As administrations change in Anne Arundel, Howard, Harford and Baltimore counties, we pay tribute to four executives who left office yesterday with a legacy of solid contributions. Baltimore County's Dennis F. Rasmussen and Howard's Elizabeth Bobo were stymied in their re-election bids; Anne Arundel's O. James Lighthizer and Harford's Habern W. Freeman Jr. had to abide by two-term charter limitations.
The departure of Mr. Rasmussen caps a 16-year period in which three Democratic executives transformed Baltimore County from a semi-rural jurisdiction into a modern, urbanized county. Mr. Rasmussen continued the reforms of his predecessors, Theodore G. Venetoulis and Donald P. Hutchinson, especially in the crucial area of growth-management, and institutionalized honest and open government.
Baltimore County's new executive, Roger Hayden, a latter-day Republican, presides over a jurisdiction that is much changed. He should think twice about junking the good government and skilled management Mr. Rasmussen bestowed on the county.
In Anne Arundel and Harford counties, Mr. Lighthizer and Mr. Freeman inherited governments deep in debt. Through prudent spending policies they turned things around. Mr. Lighthizer, named state transportation secretary, also instituted ambitious environmental programs that will benefit Arundel residents. As for Mr. Freeman -- elected in November as a state senator -- he leaves Harford in good shape, thanks to his pay-as-you-go construction policy and his determination to concentrate growth along the I-95 corridor.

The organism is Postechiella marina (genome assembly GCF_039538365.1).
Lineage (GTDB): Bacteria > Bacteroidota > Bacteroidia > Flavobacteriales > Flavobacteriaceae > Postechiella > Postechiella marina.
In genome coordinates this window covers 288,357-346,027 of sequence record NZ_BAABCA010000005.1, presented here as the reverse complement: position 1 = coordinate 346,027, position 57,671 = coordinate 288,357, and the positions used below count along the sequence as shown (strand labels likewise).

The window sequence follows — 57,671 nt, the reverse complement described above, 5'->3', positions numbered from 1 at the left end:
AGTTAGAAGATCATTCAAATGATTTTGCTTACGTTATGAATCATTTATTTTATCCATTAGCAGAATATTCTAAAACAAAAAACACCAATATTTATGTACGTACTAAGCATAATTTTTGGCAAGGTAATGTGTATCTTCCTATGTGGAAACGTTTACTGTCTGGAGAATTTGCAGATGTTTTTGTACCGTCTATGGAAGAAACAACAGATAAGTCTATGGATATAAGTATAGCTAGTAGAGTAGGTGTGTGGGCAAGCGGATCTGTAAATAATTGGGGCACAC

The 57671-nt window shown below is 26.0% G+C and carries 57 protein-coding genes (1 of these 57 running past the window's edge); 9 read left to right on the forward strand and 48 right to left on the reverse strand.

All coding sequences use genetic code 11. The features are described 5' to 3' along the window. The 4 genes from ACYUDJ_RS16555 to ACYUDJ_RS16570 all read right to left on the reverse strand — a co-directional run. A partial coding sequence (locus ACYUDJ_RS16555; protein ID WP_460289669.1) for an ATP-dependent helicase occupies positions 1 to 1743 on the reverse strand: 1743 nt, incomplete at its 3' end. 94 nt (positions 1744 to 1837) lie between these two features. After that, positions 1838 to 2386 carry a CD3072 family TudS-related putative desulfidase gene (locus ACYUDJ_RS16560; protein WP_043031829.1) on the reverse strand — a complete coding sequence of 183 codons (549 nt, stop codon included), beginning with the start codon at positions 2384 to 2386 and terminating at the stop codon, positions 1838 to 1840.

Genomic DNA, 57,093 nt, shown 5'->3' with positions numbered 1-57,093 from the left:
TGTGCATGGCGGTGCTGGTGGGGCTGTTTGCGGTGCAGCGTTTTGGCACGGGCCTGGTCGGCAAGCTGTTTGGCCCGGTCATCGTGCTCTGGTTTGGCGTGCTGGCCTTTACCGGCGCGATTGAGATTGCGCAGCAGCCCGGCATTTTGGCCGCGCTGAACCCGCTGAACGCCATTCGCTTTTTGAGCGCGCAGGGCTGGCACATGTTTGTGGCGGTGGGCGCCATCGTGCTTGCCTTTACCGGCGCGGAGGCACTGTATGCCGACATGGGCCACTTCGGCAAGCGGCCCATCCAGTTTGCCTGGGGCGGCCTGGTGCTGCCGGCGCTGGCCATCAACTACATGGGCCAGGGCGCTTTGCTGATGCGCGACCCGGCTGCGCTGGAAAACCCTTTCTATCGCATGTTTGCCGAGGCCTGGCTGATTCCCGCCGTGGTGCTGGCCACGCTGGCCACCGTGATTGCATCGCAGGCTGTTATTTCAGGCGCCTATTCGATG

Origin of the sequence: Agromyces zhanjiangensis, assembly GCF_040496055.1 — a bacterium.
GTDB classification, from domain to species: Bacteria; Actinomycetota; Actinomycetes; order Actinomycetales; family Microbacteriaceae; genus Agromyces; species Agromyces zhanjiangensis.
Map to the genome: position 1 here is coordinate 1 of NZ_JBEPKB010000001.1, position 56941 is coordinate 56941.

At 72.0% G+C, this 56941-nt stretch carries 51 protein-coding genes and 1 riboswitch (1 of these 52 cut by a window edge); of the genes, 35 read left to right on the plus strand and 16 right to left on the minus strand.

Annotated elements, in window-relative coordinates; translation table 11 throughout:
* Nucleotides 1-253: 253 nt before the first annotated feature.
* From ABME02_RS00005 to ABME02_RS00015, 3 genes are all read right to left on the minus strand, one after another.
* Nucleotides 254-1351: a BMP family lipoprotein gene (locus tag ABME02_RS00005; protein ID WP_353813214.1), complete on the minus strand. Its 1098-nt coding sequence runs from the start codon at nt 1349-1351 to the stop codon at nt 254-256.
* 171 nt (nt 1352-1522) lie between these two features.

Howard County's Ms. Bobo tried to tackle the thorny issues of growth control and agricultural preservation in the state's fastest-growing county. But her moderate approach of balancing various interests failed to satisfy voters. Sandwiched between the Washington and Baltimore areas, Howard is a complex county. Its residents have conflicting loyalties and commuting patterns; its high land prices, scattered development and wealth make it difficult to solve problems such as affordable housing and mass transportation.
Each of these county executives insisted on honest government that delivered improved services to local residents. They dared to tackle unpopular issues in their rapidly changing jurisdictions during the go-go years of the 1980s. That is no mean achievement.